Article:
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Reflected XSS Cross-Site Scripting

What is Reflected Cross-Site Scripting (XSS)?

Reflected Cross-Site Scripting vulnerabilities are a subcategory of XSS vulnerabilities. Reflected XSS attacks occur when an attacker is able to trick a user to execute a malicious browser script by giving the user a URL to a vulnerable application including a malicious (often obfuscated) payload. The victim clicks on the URL with the payload (often in form of a URL parameter) which opens the web application and unwittingly executes the payload in the browser.

Reflected XSS is also sometimes known to as Non-Persistent or Type-I XSS. It is formally defined by Mitre in CWE-79: “Improper Neutralization of Input During Web Page Generation (‘Cross-site Scripting’)” along with the other categories of XSS.  In the latest OWASP Top-10 2021, reflected XSS is included along with other injection vulnerabilities in the “A03:2021-Injection” category.

Reflected XSS attacks are often considered to be the more easier to execute than stored XSS attacks, because the malicious input is directly added to a URL parameter. However, both types of attacks can be devastating to a web application and its users.

Reflected XSS Examples

In a reflected XSS attack, the attacker injects malicious code into a web page without storing the injected code on the server-side. Instead, this code is then reflected back to the user, and is executed by the browser. Most typically, this is done via URL parameters where the code is injected into the URL of the page. For example, the following URL contains a malicious script in the “input” parameter:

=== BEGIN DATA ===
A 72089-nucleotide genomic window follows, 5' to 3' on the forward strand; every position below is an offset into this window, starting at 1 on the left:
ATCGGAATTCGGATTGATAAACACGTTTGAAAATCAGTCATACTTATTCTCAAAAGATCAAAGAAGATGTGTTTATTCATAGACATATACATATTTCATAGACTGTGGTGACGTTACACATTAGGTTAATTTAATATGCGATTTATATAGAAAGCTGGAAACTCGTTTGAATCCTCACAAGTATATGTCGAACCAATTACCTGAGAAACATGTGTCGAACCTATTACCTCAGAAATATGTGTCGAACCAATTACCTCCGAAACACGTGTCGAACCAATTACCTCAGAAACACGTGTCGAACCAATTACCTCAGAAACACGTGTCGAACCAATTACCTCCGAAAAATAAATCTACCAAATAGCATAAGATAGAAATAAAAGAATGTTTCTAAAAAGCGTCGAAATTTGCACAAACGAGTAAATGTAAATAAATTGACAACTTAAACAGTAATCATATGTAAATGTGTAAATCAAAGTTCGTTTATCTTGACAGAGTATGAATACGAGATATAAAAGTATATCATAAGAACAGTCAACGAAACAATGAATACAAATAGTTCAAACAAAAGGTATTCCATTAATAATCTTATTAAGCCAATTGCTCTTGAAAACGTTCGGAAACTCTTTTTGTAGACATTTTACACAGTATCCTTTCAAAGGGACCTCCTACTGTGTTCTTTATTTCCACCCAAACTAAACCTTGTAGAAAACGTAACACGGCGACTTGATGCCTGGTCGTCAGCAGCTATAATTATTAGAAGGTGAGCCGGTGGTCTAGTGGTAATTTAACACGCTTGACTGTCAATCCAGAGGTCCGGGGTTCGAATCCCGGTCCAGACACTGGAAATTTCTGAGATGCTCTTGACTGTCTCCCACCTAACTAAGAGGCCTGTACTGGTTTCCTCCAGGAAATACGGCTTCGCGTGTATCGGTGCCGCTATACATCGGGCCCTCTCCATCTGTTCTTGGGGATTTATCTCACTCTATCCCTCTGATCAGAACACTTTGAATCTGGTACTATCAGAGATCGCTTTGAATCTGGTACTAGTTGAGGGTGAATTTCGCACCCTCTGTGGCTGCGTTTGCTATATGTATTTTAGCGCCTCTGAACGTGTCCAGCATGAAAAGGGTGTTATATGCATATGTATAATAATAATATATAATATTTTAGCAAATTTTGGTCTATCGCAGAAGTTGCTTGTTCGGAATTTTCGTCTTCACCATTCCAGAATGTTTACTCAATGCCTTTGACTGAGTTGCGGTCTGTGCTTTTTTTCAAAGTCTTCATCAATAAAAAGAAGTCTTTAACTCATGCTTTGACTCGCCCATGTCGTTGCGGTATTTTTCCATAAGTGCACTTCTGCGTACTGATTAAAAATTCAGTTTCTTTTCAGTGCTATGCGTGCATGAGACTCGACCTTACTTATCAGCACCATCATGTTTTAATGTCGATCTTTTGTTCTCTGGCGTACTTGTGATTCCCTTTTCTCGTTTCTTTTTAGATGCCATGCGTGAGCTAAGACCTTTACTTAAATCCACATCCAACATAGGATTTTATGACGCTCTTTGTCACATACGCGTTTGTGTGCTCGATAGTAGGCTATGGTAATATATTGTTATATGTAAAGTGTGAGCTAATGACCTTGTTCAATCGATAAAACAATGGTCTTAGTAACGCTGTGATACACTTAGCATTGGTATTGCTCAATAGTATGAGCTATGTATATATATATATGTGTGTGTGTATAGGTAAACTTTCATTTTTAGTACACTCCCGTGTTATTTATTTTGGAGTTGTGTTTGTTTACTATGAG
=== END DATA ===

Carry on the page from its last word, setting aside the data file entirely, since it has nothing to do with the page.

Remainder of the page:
The application reflects and displays the value of the parameter back to the user in such a way that the JS code is executed in the client’s browser. If the exploit is successful, a popup with the ‘XSS’ text should be displayed.

Reflected XSS FAQ

What Causes Reflected Cross-Site Scripting (XSS)?

There are many causes for reflected cross-site scripting. A common cause is when user input is not properly sanitized before being displayed back to the user. This can happen when user input is inserted into the HTML without being properly escaped.

How does reflected XSS differ from stored XSS?

With reflected XSS, the malicious script is injected into the web page through user input. Once the page is loaded, the script is executed, and the user’s session is hijacked. With stored XSS, the malicious script is stored on the web server. When the user visits the page, the script is executed, and the user’s session is hijacked.

What is XSS?

XSS is a type of security vulnerability that allows an attacker to inject malicious code into a web page. This code is then executed by the web browser of any user who visits the page.

What is the security impact of reflected XSS?

The short answer: it depends. As with all types of XSS,the malicious code provided by the attacker is executed by the victim’s web browser. Attackers can leverage this to perform actions such as having the user send their session cookie to other users and perform actions in the application. Often this can lead to the attacker gaining access to the victim’s account, stealing sensitive information, or even in some extreme situations infecting the victim’s computer with malware. Often XSS is chained with other attacks and have been known to be used in some attack chains leading up to arbitrary command injection into the vulnerable application.

Does BB-SEC help detect and prevent reflected XSS?

Yes! BB-SEC offers penetration testing services as well as static and dynamic code analysis that tests for all types of Cross-Site Scripting Vulnerabilities including reflected Cross-Site Scripting. Schedule a free consultation to see how BB-SEC can help you maintain your applications and software free of such vulnerabilities.

Reflected Cross-Site Scripting Prevention

Reflected Cross-Site Scripting (Reflected XSS) is prevented with the same techniques as other types of XSS:

  • Using secure frameworks and libraries
  • User input validation followed by escape and sanitization
  • Output encoding
  • Usage of safe sinks
  • Usage of security headers
  • Web Application Firewalls

To read about these controls in depth, check out our Ultimate Cross-Site Script Prevention Guide HERE.

Web Application Penetration Testing

Reflected Cross-Site Scripting (Reflected XSS)

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